While I worked against time, my flight was on Sunday the 31st of March, I brought all the inside gear home, stuffed bins and located them in my garage, then hung lines and wires so that I could still use the garage.  With a very high ceiling garage, I had plenty of room for the cushions, rigging, and extra gear.  It's amazing how much stuff we have aboard our boats!  

Chevy Suburban makes a good support vehicle.

Have not used this drifter yet but she looks pretty though a bit of wear at the grommets.  

Every piece is labeled and most to be replaced.

Back at the parking location I also covered the dorade vents with metal screens and duct tape to discourage the squirrels from taking up residence aboard Nautica.  I texted the former skipper for  comments on cover deployment to gain insights on how she faired being on the hard for 15 years in the winters of Nova Scotia.  The photos show the increase in the number of ties used to pull tight the cover.  The cover is a custom design and provides spaces for aft and fore rail.  The dog house provides sufficient height to form a runoff roof for the deck. It's a given, that if the squirrels want to get inside, they're gonna.  But they wont find much of comfort below in this rig.  It's all wood and fiberglass.  I'm sure there will be that exceptional rodent who'll find residence in the Alberg.

New wheels and tires, 80 pounds of pressure, mast below with furler alongside; nothing is perfect but this is home for now.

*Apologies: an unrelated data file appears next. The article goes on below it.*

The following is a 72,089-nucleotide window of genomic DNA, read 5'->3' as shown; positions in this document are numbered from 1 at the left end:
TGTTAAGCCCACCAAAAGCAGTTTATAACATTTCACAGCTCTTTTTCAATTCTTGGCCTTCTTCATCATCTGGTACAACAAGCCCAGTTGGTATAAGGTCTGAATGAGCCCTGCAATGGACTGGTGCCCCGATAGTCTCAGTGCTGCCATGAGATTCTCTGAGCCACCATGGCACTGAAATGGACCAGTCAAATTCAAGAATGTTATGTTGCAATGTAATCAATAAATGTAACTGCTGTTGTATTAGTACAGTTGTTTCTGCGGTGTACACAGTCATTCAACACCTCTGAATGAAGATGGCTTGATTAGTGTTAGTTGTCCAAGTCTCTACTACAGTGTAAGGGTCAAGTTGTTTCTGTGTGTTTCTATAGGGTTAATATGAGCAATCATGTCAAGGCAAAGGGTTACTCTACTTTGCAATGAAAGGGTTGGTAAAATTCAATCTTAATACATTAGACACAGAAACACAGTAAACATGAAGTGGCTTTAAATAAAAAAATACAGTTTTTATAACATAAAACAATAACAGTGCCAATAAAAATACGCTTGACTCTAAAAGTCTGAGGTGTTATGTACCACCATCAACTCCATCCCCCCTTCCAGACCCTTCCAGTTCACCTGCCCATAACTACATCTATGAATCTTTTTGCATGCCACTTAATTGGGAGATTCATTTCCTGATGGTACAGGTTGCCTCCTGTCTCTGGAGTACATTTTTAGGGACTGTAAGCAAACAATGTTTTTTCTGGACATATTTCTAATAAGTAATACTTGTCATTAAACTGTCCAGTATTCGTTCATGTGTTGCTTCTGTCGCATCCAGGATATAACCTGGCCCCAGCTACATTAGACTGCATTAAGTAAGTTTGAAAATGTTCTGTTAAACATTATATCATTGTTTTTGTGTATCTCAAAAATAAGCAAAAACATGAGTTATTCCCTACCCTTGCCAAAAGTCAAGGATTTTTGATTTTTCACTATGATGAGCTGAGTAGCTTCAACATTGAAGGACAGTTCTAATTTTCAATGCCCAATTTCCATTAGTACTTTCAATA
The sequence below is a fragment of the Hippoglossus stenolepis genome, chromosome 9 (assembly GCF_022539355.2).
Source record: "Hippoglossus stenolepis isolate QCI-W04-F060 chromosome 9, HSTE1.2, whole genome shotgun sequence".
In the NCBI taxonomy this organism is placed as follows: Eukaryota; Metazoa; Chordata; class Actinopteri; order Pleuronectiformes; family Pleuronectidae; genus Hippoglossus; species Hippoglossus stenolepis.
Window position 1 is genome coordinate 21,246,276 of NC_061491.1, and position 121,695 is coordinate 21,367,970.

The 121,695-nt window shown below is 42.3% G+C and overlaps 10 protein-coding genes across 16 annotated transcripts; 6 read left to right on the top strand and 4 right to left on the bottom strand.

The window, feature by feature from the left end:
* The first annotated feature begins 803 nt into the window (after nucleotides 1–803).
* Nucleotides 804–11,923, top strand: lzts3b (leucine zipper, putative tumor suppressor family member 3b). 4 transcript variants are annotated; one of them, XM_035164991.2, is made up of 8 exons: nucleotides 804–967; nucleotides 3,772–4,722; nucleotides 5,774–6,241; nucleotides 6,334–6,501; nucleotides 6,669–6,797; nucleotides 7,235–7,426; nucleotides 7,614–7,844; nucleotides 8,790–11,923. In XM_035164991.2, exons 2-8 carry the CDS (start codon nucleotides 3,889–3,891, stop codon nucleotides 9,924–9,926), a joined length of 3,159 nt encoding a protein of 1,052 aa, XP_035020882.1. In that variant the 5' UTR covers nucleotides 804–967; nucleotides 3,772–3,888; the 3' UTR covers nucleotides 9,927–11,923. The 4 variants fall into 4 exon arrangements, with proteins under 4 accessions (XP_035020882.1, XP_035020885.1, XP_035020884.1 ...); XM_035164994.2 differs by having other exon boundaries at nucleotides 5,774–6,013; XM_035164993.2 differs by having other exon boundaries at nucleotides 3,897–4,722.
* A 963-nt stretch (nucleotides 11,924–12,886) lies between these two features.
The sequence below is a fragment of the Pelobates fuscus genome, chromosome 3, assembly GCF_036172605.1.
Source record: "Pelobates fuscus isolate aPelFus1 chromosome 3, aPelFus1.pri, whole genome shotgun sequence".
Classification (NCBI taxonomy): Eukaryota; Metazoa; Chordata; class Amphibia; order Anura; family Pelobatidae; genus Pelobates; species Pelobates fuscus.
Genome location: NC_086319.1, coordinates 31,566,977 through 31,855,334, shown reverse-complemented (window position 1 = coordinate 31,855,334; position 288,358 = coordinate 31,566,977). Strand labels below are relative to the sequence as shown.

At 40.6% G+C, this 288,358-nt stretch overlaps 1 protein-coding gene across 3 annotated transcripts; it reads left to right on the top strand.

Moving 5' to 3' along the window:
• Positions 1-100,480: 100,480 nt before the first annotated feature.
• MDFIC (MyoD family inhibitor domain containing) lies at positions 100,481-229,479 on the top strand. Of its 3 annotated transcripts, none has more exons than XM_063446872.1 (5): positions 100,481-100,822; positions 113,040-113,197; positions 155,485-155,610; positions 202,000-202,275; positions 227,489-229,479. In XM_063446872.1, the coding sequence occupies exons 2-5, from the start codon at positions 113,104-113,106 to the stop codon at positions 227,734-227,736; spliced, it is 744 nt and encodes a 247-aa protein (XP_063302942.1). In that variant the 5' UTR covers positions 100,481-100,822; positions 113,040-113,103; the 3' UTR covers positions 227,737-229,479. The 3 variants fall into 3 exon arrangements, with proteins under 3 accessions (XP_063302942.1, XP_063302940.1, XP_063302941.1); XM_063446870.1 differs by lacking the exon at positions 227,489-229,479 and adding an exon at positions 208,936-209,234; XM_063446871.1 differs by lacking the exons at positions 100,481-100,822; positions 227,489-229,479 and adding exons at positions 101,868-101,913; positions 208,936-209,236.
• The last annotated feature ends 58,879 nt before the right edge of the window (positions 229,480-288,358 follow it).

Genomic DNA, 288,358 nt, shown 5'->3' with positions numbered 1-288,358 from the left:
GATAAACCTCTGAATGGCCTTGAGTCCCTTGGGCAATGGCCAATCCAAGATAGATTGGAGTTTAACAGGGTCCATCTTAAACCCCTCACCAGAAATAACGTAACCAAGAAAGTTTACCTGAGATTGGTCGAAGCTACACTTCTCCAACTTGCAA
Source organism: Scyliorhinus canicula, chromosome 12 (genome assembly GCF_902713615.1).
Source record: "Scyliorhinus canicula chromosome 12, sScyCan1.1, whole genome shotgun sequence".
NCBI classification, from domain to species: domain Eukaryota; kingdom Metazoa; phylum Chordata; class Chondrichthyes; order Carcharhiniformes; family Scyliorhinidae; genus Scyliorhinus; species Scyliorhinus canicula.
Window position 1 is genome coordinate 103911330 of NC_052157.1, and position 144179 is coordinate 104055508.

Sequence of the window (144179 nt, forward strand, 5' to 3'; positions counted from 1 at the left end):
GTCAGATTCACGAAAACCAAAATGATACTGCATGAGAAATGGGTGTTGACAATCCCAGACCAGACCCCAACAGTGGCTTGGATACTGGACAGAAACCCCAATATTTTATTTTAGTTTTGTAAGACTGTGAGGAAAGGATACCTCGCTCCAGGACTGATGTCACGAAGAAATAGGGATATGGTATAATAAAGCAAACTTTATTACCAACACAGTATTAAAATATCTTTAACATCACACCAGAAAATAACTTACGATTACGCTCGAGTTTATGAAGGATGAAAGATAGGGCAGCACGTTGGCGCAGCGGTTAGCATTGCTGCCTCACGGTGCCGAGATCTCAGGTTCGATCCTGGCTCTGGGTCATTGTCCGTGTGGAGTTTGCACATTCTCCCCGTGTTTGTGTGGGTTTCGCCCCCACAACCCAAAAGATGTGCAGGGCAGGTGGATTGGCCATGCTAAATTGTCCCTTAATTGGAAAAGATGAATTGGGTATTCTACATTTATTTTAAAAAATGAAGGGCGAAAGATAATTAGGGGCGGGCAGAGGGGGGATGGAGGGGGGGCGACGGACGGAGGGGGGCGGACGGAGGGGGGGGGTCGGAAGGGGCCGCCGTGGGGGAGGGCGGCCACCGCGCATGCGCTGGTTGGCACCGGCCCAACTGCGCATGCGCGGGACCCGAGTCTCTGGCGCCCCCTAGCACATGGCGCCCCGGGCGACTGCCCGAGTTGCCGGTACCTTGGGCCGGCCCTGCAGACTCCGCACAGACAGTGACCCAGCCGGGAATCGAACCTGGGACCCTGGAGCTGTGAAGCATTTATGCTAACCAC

I read a lot about diesel prep but couldn't align much of it to a fresh water situation.  I did drain the fresh water out of the little beast, but I did not drain any diesel.  I did put fuel stabilizer in the tank previous to hauling her out, and did that when the engine had a chance to run for a while and circulate the stabilizer formula.  I suppose I will run some risks, but am not certain what they might be.  I removed both batteries and gifted my haul-out pal who needed just a couple more things in his already burgeoning garage storage facility.  I suppose I will see how sturdy this little Yanmar is after a few years.

Now that I've stashed my rigging and parked my boat, I have also retained a very valuable purchase.  This boat's got some great bones and a bit of time on the hard will extend her life even more.  It also gives me time for several upgrades I plan to set in place.  That's one of the great things about suspending her "in the water" time.  She needs new cushion coverings in the v-berth and salon.  And she needs a new dodger.  Looking forward I see getting her a modern roller furler to replace the 1990s version she's got now and stays need to be redone as well.  Time on the hard is time for working behind the scenes for some future sailing and time aboard.  This will be part of her renovation and her journey.

All the kit and caboodle is in the garage waiting till next time.


  1. high and dry? this time off year? This is when you are supposed to launch the boat. Hope she sees the water again soon. Take care.

  2. I think you have selected a reasonable course of action all be a hard one. Hopefully a little time and you will be back out on the blue with her.